European edition, Saturday, June 2, 2007

A Stuttgart, Germany-based soldier was arrested over Memorial Day weekend for allegedly beating his ex-girlfriend on the head with a flashlight.

The 25-year-old soldier, whom several sources said was a member of the 554th Military Police Company, was not identified by German police, and Army authorities have released no details on the incident.

According to Arno Heeling, a spokesman for German police in Kaiserslautern, the attack occurred on Kaiserstrasse in Haupstuhl, near Landstuhl, at 9 p.m. Saturday.

Heeling said the attacker hit the 28-year-old victim over the head multiple times with the flashlight while in the woman’s home, and then fled the scene after locking the woman’s door behind him. The woman’s neighbors heard her crying for help, Heeling said, and called police.

The soldier was arrested some time later by German police and brought before a German judge, who then turned the soldier over to Army authorities, Heeling said.

Early Sunday morning, the woman was put into a coma in order to have her head wounds treated, Heeling said, adding that he did not know the woman’s current condition.

Investigators with the Seckenheim-based 202nd Military Police Group (Criminal Investigation Department) declined to comment on the case, and would not say where the soldier was being detained.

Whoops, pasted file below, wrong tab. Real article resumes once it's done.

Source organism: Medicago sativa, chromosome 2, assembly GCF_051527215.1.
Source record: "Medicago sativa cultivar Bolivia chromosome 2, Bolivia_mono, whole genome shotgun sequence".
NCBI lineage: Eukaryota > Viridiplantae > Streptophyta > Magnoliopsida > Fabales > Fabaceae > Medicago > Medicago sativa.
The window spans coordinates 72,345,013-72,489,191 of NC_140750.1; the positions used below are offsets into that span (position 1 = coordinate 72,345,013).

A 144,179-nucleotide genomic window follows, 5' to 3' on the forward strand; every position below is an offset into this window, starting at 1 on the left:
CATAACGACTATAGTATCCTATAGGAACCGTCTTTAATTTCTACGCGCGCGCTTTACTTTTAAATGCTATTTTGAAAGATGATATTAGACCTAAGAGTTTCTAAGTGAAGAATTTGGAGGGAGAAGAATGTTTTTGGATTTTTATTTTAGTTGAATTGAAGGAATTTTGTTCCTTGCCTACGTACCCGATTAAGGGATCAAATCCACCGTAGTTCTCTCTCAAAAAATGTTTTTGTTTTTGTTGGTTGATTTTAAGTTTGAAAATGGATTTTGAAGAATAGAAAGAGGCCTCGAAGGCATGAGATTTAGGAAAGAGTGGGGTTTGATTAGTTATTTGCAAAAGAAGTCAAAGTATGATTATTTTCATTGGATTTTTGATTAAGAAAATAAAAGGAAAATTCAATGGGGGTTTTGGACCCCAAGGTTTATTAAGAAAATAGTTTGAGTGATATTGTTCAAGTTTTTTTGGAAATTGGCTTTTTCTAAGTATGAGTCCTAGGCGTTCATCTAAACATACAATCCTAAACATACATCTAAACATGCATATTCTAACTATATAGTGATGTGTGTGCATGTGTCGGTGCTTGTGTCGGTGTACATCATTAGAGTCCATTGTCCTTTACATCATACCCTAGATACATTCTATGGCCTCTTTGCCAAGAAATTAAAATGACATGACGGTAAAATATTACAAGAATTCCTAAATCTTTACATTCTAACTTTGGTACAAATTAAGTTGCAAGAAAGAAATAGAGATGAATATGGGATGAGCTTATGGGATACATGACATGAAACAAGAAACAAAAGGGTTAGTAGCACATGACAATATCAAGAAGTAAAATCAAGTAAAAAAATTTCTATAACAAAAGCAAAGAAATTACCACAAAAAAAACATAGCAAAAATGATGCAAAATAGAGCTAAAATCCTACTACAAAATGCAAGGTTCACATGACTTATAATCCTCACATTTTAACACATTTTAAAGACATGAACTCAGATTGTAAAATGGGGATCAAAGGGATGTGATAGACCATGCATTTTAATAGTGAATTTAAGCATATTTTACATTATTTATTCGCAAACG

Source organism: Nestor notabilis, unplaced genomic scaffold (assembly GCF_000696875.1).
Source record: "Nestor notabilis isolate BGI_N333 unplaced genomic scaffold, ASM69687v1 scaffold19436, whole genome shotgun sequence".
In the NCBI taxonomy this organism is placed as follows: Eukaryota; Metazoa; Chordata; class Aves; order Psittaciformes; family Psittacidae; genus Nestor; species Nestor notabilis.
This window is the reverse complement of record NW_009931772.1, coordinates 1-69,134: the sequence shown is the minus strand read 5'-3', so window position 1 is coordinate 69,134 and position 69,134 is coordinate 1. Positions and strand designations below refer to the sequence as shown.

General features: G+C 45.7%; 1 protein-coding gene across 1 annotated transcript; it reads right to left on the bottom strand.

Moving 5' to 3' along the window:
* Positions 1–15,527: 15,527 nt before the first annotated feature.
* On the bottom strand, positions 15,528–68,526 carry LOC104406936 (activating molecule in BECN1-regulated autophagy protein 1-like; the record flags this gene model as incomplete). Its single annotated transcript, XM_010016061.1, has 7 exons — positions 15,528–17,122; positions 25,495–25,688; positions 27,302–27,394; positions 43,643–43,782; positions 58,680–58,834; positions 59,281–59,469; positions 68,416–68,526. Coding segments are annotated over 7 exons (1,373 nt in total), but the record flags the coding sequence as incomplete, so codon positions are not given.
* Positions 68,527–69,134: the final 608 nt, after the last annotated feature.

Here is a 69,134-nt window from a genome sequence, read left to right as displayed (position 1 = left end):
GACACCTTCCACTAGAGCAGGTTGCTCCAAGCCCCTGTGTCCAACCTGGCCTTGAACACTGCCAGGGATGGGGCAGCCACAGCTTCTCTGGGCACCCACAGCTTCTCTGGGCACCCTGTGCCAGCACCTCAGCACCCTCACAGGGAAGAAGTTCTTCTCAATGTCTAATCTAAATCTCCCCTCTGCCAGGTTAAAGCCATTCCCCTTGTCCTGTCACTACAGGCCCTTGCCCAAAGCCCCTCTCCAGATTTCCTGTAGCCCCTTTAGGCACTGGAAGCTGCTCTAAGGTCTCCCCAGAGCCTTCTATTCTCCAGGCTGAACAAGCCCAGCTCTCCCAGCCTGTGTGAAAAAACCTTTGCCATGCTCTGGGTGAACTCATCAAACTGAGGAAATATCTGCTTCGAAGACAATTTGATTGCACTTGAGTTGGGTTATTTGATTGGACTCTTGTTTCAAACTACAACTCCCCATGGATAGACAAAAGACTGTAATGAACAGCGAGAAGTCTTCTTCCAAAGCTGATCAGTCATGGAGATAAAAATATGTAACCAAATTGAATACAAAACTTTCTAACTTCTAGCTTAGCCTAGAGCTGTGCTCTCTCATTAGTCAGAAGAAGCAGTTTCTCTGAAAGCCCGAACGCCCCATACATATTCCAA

Chris Grey, a spokesman with Army Criminal Investigation Command in Fort Belvoir, Va., in an e-mailed response, said that Army investigators and German police were working very closely “concerning an alleged assault of a female German civilian by a U.S. soldier.”

“Details of the investigation are not being released by CID at this time to ensure we do not jeopardize the investigation and we protect the integrity of the case.”

The military police company’s commander was unavailable for comment on Friday, and a soldier who answered the phone at the company’s headquarters at Panzer Casern in Böblingen said he could not comment.

The Status of Forces Agreement requires U.S. military personnel who are arrested by German police be turned over as soon as possible to U.S. authorities, according to Paul J. Conderman, chief of the foreign law branch of U.S. Army Europe’s judge advocate office.

German authorities retain the right to try a servicemember under their justice system, but that rarely happens, Conderman said, usually only in cases of particularly heinous crimes, or when there are U.S. and German co-defendants, or when German authorities are worried that the suspect would not be convicted by court-martial.

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